More older adults facing tough decisions about gardens, landscaping

Some plants and tips can make it easier.

Barbara Travis, right, hired Greta Graebner to take care of her flower beds because Travis no longer can maintain them herself. A growing number of older adults are finding themselves in the same situation. (By Kevin Kilbane of The News-Sentinel)
Simone Alberding and her husband, Stephen, have helped rescue plants from the homes of older adults who no longer care care for their flower beds or landscaping. Local Purdue Master Gardener volunteers go dig up plants the older person wants saved and then find new home for them by selling them in the annual Master Gardener plant sales. (By Kevin Kilbane of The News-Sentinel)
Sedum Autumn Joy is a late summer-blooming, low-maintenance plant that works well for older adults' gardens. (By Kevin Kilbane of The News-Sentinel)
Ricky Kemery, retired horticulture educator at the Allen County office of the Purdue Cooperative Extension Service.

Barbara Travis used to spend 6-8 hours a day working on the flower beds and landscaping around her southwest Fort Wayne home.

“I physically am not able to do it anymore,” said Travis, 84, a former Purdue Master Gardener volunteer.

Recently, she spend two hours working in the yard in the heat and ended up in the hospital with pneumonia, she said.

So Travis removed some of her flower beds and hires Greta Graebner, another local Master Gardener, to take care of her weeding and other gardening chores.

An increasing number of older adults find themselves wrestling with the same challenge — struggling to take care of the flowers and landscaping they worked hard to create, or pulling it out or hiring someone to do the work, said Ricky Kemery, recently retired horticulture educator for the Allen County office of the Purdue Cooperative Extension Service.

The problem could get even bigger: By 2033, Kemery said the number of people age 65 and older will be greater than the number younger than that age. The number of older adults also is projected to double by the year 2060.

“The Catch 22 of gardening and seniors is that gardening is good for seniors,” Kemery said. “It makes them healthier and in a better mood. But it can be too much, and it takes stamina.

“The trick is to manage the gardens so they can be managed and enjoyed,” he added.

While at the extension office, Kemery used to receive calls from older adults seeking help with their gardening and landscaping. One response has been the local Master Gardener group forming a plant “rescue” team to go dig up and save plants a person no longer can care for on his or her own.

The team has averaged four or five rescue digs each spring for the past five years, said Simone Alberding, the lead coordinator of Master Gardeners’ annual May and June plant sales.

They rescue shade and sun perennials, house plants, and small shrubs and trees that will transplant easily, Alberding said.

“A lot of people put a lot of time in their property over the years, and it’s hard,” Alberding said. “They don’t want new owners to come in and bulldoze everything.”

Rescued plants go into the Master Gardener plant sales, Alberding said. Proceeds from the sales go toward maintenance of the Display Gardens around the extension office at 4001 Crescent Ave. on the IPFW campus.

Travis has been going through the scaling-back process at her home.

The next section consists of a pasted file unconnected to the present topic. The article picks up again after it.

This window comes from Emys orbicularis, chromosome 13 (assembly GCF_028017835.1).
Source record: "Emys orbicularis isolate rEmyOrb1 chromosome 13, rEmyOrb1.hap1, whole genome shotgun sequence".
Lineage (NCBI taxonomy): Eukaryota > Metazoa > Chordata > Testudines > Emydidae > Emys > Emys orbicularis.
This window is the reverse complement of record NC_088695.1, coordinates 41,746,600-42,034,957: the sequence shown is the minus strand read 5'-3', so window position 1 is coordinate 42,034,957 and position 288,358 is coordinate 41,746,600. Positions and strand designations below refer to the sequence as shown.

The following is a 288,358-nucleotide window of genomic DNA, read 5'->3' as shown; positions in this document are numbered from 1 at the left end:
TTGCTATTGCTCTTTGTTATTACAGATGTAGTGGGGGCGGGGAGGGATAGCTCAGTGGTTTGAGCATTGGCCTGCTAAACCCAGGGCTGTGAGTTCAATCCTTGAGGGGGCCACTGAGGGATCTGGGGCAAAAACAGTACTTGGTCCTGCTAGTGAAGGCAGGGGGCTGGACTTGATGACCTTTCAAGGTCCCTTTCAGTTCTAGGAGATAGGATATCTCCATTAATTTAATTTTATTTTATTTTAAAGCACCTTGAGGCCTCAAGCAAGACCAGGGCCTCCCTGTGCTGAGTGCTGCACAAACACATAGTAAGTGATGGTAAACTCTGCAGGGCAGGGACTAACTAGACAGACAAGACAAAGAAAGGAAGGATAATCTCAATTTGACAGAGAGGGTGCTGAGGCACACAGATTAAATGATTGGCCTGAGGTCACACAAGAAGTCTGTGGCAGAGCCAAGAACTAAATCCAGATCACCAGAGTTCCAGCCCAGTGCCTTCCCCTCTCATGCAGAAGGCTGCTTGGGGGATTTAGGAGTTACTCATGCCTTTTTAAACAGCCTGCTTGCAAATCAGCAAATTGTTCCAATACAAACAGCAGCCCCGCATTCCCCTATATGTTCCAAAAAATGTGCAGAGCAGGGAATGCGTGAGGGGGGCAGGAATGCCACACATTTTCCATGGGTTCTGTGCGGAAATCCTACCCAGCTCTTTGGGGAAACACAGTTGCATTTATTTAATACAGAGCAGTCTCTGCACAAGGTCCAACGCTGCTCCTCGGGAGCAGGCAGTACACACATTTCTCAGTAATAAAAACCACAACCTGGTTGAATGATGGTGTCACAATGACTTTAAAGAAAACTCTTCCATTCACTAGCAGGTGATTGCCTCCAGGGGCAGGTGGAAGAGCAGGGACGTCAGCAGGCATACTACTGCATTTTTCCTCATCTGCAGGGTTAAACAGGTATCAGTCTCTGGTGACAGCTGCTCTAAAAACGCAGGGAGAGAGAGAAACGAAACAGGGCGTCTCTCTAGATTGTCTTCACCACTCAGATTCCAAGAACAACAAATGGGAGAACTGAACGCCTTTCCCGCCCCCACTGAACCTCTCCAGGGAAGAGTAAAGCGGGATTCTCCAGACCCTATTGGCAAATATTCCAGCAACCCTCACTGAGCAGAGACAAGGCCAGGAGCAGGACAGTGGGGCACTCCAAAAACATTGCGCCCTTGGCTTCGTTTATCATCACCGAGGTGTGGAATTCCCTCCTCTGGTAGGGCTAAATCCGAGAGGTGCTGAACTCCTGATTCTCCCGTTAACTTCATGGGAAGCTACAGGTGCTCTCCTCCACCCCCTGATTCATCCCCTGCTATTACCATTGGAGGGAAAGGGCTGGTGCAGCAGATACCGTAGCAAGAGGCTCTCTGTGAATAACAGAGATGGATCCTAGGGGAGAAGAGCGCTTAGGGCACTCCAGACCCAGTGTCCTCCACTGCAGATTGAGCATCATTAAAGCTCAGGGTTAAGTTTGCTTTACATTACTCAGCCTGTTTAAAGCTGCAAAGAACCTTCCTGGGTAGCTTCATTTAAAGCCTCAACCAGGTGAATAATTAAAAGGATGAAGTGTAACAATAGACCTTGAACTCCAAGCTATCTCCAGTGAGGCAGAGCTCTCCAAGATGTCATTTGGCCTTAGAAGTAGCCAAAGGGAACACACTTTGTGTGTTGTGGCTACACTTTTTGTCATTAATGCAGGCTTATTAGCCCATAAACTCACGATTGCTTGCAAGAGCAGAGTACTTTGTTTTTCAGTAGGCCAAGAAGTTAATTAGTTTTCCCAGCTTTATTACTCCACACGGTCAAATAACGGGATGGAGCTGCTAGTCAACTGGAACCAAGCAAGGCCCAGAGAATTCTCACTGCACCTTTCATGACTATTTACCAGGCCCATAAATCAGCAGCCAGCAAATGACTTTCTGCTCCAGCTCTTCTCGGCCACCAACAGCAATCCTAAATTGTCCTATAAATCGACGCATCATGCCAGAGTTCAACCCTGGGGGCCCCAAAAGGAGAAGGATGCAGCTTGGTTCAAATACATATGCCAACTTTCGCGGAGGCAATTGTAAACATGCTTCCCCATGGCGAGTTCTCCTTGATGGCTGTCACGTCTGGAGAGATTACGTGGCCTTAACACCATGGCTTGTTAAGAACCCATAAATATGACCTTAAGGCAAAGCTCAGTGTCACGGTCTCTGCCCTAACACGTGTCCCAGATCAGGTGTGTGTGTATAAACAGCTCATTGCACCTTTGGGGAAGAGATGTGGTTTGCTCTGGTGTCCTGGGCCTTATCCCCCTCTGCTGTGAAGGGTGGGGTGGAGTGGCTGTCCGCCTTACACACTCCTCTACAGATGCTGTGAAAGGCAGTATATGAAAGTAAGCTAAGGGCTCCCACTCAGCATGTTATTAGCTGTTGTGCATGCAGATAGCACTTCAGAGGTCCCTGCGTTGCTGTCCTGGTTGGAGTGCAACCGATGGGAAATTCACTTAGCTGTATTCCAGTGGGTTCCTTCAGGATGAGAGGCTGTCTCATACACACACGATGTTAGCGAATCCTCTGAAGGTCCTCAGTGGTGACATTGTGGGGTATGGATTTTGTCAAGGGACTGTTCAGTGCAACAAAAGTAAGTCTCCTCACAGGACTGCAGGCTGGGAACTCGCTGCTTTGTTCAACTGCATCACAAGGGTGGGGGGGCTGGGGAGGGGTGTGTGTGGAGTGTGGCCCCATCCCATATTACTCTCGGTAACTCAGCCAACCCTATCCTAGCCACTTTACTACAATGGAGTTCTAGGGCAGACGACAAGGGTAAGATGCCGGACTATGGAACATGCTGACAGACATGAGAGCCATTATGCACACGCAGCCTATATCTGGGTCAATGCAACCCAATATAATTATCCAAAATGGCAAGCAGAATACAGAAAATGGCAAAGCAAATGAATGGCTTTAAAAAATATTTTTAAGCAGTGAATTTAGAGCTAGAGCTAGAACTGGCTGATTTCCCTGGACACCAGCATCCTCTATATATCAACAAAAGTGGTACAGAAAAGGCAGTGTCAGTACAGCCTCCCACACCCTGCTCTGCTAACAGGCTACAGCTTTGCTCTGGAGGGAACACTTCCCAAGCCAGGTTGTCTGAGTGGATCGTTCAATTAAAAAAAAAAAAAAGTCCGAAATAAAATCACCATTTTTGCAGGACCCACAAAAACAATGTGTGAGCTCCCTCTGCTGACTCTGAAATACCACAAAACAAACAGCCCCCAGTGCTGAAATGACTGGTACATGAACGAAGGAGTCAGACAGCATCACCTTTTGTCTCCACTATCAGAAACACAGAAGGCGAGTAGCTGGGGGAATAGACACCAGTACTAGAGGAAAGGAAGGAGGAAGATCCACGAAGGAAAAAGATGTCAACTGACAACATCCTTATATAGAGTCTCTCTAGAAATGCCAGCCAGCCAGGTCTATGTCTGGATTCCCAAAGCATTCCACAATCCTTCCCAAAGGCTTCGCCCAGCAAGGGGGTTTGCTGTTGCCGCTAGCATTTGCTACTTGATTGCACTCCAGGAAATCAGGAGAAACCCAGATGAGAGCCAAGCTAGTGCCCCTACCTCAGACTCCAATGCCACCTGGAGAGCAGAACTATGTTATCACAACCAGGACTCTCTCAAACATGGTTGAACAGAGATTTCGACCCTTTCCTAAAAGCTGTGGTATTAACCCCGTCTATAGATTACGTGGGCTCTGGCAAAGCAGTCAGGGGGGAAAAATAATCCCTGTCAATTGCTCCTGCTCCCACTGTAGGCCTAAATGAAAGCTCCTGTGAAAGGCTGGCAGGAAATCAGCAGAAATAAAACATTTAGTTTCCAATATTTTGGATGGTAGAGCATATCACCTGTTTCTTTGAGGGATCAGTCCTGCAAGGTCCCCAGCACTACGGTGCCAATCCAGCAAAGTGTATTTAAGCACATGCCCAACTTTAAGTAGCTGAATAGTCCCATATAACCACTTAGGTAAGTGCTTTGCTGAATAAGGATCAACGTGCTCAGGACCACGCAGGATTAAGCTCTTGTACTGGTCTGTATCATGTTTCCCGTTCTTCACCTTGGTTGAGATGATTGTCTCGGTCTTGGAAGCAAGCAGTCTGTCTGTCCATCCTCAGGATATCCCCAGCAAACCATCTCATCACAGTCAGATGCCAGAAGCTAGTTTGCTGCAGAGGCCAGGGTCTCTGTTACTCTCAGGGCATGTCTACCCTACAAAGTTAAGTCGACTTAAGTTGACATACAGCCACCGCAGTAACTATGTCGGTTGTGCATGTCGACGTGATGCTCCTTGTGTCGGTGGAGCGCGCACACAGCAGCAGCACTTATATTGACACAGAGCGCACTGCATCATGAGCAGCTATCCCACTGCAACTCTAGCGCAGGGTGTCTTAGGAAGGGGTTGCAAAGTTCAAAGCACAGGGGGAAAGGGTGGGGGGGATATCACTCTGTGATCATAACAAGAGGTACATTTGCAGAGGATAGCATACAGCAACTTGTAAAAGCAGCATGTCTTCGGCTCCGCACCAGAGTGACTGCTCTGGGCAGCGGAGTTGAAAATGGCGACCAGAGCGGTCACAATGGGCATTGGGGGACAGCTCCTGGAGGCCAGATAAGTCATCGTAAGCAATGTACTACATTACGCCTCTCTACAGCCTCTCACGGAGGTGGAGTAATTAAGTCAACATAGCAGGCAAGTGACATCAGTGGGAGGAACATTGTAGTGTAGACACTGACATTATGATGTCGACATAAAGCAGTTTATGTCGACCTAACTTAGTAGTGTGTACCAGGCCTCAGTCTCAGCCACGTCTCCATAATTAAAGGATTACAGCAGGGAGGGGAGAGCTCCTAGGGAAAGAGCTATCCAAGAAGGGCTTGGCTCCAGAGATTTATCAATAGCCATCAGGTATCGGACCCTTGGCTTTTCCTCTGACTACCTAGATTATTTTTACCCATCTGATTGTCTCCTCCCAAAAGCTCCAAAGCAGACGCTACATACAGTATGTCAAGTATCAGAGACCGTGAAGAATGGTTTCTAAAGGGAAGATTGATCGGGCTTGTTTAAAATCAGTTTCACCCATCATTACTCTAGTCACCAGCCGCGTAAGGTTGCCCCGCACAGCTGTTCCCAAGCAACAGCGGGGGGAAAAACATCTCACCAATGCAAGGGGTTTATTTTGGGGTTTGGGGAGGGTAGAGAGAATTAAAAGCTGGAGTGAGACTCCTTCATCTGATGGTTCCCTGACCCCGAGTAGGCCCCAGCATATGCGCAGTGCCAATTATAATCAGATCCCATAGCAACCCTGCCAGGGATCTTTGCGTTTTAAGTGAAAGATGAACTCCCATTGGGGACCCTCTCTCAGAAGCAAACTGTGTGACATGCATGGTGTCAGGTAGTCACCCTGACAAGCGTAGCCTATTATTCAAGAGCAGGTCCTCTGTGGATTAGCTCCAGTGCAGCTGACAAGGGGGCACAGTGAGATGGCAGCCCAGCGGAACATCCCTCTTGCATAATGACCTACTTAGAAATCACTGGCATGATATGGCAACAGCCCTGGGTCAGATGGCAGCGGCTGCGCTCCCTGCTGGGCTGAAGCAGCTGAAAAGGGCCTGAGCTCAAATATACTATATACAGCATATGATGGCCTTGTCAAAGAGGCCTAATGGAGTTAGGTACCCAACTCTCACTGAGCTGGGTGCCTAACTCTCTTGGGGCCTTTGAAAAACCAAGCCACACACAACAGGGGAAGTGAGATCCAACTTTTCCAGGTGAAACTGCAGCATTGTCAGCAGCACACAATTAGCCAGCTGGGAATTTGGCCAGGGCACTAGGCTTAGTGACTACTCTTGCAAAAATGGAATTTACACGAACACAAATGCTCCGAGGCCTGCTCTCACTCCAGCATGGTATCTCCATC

“When you love flowers, you just keep adding,” she said of her younger days.

She hired Graebner because she wants to keep both her yard and her neighborhood looking nice, she said.

“A lot of people really appreciate their yards and are distressed when they can’t keep it up,” said Graebner, who also works for a few other older clients.

She’s happy she can help people such as Travis continue to enjoy their gardens.

Helping seniors continue gardening

Ricky Kemery, former horticulture educator at the Allen County office of the Purdue Cooperative Extension Service, and local Master Gardener volunteers Greta Graebner and Simone Alberding offer these gardening tips for old adults:

* Install smaller flower beds or a fewer number of garden beds.

* Make raised flower or garden beds because they are easier to reach.

* Plant low-maintenance plants.

* Plant perennials in large groupings of two to four plants so they fill up the space and leave less room for weeds.

* Dig one large hole for planting several plants rather than numerous small holes.

* Scratch up the soil and sprinkle on inexpensive, direct-seeded flowers, such as cosmos, zinnias or strawflowers.

* Grow flowers or vegetables in containers.

* If you want to cut your lawn, use an electric mower because they are lighter and easier to maintain.

* If you have more plants than you can care for, give some away.

* Avoid planting invasive species or other plants that spread quickly.

* In the fall, cut back perennials to the ground and rake out all plant debris and leaves to prevent problems with fungus, mold and insects.

* Where a whistle or carry a cell phone when gardening in case you fall or get dizzy.

* Place stools or resting places around the garden so you can rest while working.

* Gardening equipment designed for seniors may be helpful, such as tools with larger handles.

5 favorite flowers for seniors

Ricky Kemery recommends older adults plant these five low-maintenance flowers:

* Large, vigorous varieties of daylilies

* Perennial salvias

* Sedum Autumn Joy

* Walker’s Low Catnip

* False sunflower

Native grasses also look good when planted in mass groupings.


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